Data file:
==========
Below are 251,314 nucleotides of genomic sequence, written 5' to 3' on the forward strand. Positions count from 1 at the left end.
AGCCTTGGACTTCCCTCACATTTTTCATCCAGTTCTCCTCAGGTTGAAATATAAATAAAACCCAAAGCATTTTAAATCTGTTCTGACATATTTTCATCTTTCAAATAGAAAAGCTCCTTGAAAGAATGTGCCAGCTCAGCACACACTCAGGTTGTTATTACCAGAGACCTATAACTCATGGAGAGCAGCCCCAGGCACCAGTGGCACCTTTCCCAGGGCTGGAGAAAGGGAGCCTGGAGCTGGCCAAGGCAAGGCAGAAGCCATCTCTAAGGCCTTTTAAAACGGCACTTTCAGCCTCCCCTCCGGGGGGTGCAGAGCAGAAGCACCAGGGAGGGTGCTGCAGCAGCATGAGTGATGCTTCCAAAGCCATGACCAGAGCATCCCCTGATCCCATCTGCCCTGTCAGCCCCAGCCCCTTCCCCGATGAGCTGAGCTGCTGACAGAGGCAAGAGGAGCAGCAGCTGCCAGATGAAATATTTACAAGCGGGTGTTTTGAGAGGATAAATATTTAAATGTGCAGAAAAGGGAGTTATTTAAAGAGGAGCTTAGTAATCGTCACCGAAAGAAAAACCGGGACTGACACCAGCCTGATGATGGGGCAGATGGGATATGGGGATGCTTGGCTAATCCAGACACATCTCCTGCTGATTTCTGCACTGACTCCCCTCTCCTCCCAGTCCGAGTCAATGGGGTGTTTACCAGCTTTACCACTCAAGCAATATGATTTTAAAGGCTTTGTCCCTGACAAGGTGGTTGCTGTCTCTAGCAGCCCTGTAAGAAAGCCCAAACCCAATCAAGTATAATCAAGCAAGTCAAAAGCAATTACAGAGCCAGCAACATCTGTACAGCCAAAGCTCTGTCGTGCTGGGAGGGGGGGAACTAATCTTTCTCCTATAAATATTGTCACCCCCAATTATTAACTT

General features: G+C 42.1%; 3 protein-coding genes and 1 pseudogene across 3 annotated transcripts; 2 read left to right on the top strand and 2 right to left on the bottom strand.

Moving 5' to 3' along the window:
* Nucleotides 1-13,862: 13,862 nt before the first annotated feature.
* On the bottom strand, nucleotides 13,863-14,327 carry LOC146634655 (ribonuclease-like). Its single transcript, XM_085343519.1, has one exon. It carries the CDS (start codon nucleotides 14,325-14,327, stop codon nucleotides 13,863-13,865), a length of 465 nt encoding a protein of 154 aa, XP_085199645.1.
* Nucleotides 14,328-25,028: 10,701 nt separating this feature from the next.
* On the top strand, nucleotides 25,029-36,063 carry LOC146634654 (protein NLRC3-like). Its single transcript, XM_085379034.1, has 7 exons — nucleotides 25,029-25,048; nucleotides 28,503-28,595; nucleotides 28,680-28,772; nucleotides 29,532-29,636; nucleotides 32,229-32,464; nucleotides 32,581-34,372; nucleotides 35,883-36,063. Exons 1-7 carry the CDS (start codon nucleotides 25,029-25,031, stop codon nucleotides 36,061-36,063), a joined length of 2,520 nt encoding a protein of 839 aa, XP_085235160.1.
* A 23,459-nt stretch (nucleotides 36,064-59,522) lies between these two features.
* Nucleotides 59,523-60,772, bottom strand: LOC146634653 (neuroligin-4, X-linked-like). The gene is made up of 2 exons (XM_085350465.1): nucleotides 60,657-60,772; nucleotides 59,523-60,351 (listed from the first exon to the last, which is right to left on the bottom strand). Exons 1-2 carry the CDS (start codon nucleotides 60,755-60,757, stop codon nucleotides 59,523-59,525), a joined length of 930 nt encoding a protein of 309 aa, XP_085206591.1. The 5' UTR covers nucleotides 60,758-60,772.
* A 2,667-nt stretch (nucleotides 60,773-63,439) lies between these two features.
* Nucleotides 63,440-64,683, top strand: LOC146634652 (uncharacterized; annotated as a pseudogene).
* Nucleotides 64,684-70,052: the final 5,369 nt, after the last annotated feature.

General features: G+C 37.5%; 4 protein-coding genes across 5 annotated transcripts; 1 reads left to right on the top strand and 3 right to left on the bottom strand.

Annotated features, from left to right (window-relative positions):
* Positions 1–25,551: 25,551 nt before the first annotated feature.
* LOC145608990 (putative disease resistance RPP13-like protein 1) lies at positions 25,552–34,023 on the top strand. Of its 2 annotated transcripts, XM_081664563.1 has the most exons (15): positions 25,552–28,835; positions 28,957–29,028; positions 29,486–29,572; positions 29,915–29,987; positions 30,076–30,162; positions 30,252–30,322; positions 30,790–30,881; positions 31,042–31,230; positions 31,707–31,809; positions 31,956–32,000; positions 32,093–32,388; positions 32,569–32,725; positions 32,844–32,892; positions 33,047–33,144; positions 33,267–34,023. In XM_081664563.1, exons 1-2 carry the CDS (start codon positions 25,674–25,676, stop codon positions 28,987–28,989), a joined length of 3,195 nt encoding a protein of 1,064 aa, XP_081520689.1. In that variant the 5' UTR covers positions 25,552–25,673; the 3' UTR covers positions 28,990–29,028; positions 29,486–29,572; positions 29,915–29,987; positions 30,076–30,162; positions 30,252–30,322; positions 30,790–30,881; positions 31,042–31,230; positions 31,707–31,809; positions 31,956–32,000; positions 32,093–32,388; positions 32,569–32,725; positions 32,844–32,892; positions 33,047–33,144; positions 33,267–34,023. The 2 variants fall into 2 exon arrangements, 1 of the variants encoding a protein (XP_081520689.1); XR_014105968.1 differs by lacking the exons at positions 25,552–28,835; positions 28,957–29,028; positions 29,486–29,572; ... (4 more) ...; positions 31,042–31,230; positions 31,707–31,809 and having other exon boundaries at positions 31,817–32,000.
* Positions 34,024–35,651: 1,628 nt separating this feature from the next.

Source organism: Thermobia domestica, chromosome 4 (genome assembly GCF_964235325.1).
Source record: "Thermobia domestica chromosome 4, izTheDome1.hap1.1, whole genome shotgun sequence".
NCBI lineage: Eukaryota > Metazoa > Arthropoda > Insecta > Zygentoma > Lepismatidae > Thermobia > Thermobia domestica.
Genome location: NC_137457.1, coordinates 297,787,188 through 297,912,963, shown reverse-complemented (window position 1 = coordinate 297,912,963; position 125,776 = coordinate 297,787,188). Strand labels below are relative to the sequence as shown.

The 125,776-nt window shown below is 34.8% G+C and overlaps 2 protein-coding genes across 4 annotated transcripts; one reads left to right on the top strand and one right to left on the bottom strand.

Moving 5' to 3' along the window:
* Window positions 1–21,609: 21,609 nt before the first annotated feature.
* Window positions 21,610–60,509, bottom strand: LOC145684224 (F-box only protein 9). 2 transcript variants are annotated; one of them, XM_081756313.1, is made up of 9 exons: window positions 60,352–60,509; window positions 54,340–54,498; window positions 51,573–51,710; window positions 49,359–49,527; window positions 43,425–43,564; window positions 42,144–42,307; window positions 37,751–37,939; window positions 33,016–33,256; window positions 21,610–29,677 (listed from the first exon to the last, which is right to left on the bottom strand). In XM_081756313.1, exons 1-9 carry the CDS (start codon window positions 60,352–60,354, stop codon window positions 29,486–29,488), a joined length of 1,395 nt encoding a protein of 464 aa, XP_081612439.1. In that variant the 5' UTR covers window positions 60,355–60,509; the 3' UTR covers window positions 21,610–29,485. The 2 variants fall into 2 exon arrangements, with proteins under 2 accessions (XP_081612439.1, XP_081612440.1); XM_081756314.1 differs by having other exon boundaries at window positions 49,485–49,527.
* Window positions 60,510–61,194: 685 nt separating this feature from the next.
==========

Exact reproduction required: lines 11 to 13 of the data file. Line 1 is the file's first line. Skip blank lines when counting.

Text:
* A 2,667-nt stretch (nucleotides 60,773-63,439) lies between these two features.
* Nucleotides 63,440-64,683, top strand: LOC146634652 (uncharacterized; annotated as a pseudogene).
* Nucleotides 64,684-70,052: the final 5,369 nt, after the last annotated feature.